The Morgan To Celebrate Iconoclast Alfred Jarry

“Alfred Jarry: The Carnival Of Being” Opens Jan. 24

December 27, 2019

The Morgan Library and Museum is pleased to announce the first major U.S. museum exhibition exploring the iconoclastic works and personality of the French writer Alfred Jarry (1873–1907). Opening Friday, Jan. 24, and running through May 10, “Alfred Jarry: The Carnival of Being” considers the author’s seminal role in the radical upheaval in the arts more than a century ago. An inspiration for Dada and Surrealism and a touchstone for the Theatre of the Absurd, Jarry is best-known today for his revolutionary play Ubu roi (1896) and for his invention of pataphysics, a “science of imaginary solutions.”
Jarry was also a puppeteer, a critic, a novelist, an artist, and a bicycle fanatic. His works suggested that technology, popular imagery, and the performance of everyday life could constitute works of art. Jarry’s statement that “living is the carnival of being” embodies his anti-authoritarianism and subversive theatricality, expressed in a life of excess, wordplay, alter egos, and the unfettered imagination. Since his death in 1907, Jarry’s eclectic works and ideas have continued to resonate for figures of the 20th- and 21st century avant-gardes.
“Alfred Jarry: The Carnival of Being” celebrates the gift to the Morgan Library and Museum of the books and manuscripts in the Robert J. and Linda Klieger Stillman Pataphysics Collection. The exhibition considers some of Jarry’s many innovations by exploring his engagement with printed matter and the graphic arts. One of the first writers to experiment with visual typography, Jarry forged new relationships between image and text in his experimental approaches to book and magazine design. His use ofassembling, anachronism, collage, and appropriation are bellwethers of modern and contemporary practices. Drawing primarily on the Stillmans’ collection, the installation is contextualized with other objects in the Morgan’s collections as well as loans from private and institutional lenders, comprising manuscripts, drawings, photographs, and ephemera. Paintings and prints by figures in Jarry’s circle, such as Henri Rousseau, Pierre Bonnard, and Henri de Toulouse-Lautrec, are also featured. The final portion of the exhibition points to ways in which Jarry’s writings have inspired pataphysical organizations and visual artists at particular historical moments, featuring works by Marcel Duchamp, Mary Reynolds, Joan Miró, Dora Maar, Max Ernst, Thomas Chimes, and William Kentridge, among others.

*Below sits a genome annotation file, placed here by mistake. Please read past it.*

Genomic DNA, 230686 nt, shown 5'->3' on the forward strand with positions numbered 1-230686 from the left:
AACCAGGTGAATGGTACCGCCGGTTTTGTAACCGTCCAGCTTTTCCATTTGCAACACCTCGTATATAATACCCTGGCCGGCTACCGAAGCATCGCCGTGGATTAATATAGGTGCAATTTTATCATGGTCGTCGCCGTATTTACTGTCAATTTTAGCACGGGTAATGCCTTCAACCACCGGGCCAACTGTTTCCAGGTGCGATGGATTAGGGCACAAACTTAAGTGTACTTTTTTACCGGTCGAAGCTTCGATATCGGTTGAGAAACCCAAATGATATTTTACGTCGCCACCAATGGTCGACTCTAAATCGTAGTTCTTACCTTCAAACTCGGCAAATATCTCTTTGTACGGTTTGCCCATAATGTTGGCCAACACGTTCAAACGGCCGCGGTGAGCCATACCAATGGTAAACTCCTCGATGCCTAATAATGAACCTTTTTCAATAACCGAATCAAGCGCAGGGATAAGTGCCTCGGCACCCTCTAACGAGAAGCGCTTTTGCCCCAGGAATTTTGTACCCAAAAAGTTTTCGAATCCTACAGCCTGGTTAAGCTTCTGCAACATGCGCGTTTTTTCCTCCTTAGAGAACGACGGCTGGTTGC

“We are thrilled to be able to explore Alfred Jarry’s seminal role in the development of modernism as a consequence of the Stillmans’ generous donation. One of the finest and most complete Jarry collections in private hands, the Stillmans were keenly attentive to specific attributes in books, bindings, special papers, corrected proofs, and provenance, qualities that are consonant with the values that have defined the Morgan’s holdings for more than a century,” said Colin B. Bailey, director of the Morgan.
“Alfred Jarry: The Carnival of Being” is organized by Sheelagh Bevan, the Morgan Library and Museum’s Andrew W. Mellon associate curator of Printed Books and Bindings.
The Morgan Library and Museum is located at 225 Madison Ave. at 36th St., New York, N.Y.
For further information, visit www.themorgan.org.

 

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